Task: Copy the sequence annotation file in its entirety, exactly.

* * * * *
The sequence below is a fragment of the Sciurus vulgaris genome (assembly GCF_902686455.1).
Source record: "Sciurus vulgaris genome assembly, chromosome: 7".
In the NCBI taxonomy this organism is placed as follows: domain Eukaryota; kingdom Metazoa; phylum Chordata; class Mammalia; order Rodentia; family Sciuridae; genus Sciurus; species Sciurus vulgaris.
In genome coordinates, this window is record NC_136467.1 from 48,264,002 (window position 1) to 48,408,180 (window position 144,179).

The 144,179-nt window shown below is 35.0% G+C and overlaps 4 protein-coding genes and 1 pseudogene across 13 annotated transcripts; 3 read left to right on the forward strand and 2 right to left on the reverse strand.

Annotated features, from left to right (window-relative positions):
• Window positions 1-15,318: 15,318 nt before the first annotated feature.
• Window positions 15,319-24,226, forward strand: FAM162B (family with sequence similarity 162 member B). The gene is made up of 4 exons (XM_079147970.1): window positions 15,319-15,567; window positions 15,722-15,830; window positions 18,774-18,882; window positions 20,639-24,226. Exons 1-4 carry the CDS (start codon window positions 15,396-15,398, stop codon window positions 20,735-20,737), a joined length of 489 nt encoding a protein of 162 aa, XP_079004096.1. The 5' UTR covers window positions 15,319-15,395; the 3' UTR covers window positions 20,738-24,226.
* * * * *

The sequence below is a fragment of the Sciurus vulgaris genome (assembly GCF_902686455.1).
Source record: "Sciurus vulgaris genome assembly, chromosome: 7".
In the NCBI taxonomy this organism is placed as follows: domain Eukaryota; kingdom Metazoa; phylum Chordata; class Mammalia; order Rodentia; family Sciuridae; genus Sciurus; species Sciurus vulgaris.
In genome coordinates, this window is record NC_136467.1 from 48,264,002 (window position 1) to 48,408,180 (window position 144,179).

The 144,179-nt window shown below is 35.0% G+C and overlaps 4 protein-coding genes and 1 pseudogene across 13 annotated transcripts; 3 read left to right on the forward strand and 2 right to left on the reverse strand.

Annotated features, from left to right (window-relative positions):
• Window positions 1-15,318: 15,318 nt before the first annotated feature.
• Window positions 15,319-24,226, forward strand: FAM162B (family with sequence similarity 162 member B). The gene is made up of 4 exons (XM_079147970.1): window positions 15,319-15,567; window positions 15,722-15,830; window positions 18,774-18,882; window positions 20,639-24,226. Exons 1-4 carry the CDS (start codon window positions 15,396-15,398, stop codon window positions 20,735-20,737), a joined length of 489 nt encoding a protein of 162 aa, XP_079004096.1. The 5' UTR covers window positions 15,319-15,395; the 3' UTR covers window positions 20,738-24,226.